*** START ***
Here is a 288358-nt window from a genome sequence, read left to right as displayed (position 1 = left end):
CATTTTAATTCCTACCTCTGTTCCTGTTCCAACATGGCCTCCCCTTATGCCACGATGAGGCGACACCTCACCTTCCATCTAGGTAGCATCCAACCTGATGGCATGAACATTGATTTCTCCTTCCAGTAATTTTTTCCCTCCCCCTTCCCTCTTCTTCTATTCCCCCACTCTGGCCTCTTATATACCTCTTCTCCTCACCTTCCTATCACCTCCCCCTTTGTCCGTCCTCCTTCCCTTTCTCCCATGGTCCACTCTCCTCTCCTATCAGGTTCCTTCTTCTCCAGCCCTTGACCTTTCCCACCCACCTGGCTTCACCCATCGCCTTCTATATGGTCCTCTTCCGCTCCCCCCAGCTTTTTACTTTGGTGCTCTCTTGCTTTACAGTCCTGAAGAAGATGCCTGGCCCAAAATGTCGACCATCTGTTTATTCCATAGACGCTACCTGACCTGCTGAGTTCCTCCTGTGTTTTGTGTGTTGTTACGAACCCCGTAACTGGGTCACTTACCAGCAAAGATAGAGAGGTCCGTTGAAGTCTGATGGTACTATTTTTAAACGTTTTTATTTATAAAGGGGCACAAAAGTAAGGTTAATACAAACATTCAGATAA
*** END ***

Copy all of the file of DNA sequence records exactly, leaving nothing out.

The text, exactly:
Here is a 288358-nt window from a genome sequence, read left to right as displayed (position 1 = left end):
CATTTTAATTCCTACCTCTGTTCCTGTTCCAACATGGCCTCCCCTTATGCCACGATGAGGCGACACCTCACCTTCCATCTAGGTAGCATCCAACCTGATGGCATGAACATTGATTTCTCCTTCCAGTAATTTTTTCCCTCCCCCTTCCCTCTTCTTCTATTCCCCCACTCTGGCCTCTTATATACCTCTTCTCCTCACCTTCCTATCACCTCCCCCTTTGTCCGTCCTCCTTCCCTTTCTCCCATGGTCCACTCTCCTCTCCTATCAGGTTCCTTCTTCTCCAGCCCTTGACCTTTCCCACCCACCTGGCTTCACCCATCGCCTTCTATATGGTCCTCTTCCGCTCCCCCCAGCTTTTTACTTTGGTGCTCTCTTGCTTTACAGTCCTGAAGAAGATGCCTGGCCCAAAATGTCGACCATCTGTTTATTCCATAGACGCTACCTGACCTGCTGAGTTCCTCCTGTGTTTTGTGTGTTGTTACGAACCCCGTAACTGGGTCACTTACCAGCAAAGATAGAGAGGTCCGTTGAAGTCTGATGGTACTATTTTTAAACGTTTTTATTTATAAAGGGGCACAAAAGTAAGGTTAATACAAACATTCAGATAA